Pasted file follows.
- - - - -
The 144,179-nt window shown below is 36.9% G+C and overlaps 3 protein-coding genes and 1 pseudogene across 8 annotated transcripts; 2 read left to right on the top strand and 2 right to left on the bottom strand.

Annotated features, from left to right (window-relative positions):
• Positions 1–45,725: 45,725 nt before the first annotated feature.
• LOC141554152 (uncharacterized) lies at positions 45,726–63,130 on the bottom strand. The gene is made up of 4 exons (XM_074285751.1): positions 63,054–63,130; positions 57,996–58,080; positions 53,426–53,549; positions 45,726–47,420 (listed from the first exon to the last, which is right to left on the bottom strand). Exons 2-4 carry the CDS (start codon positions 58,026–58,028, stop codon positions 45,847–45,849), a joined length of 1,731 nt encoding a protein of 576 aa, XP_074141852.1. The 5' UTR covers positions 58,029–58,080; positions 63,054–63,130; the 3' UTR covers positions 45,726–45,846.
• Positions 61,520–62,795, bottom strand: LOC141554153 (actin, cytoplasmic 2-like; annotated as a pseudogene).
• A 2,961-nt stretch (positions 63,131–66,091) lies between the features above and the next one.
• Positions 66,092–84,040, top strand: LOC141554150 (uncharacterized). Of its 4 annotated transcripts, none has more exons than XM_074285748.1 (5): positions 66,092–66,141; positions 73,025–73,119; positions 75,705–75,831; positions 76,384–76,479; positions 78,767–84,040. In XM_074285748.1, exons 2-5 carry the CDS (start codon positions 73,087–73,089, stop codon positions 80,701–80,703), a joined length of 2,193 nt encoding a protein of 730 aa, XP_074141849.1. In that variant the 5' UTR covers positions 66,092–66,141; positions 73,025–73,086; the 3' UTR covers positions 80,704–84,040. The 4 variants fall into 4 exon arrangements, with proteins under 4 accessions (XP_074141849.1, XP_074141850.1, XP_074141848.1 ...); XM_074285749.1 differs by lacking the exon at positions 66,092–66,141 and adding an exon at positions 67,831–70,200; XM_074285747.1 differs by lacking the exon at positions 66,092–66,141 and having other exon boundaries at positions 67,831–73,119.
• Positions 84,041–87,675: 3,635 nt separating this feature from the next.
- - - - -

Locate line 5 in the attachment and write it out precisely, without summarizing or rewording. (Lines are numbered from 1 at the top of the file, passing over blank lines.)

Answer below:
• Positions 61,520–62,795, bottom strand: LOC141554153 (actin, cytoplasmic 2-like; annotated as a pseudogene).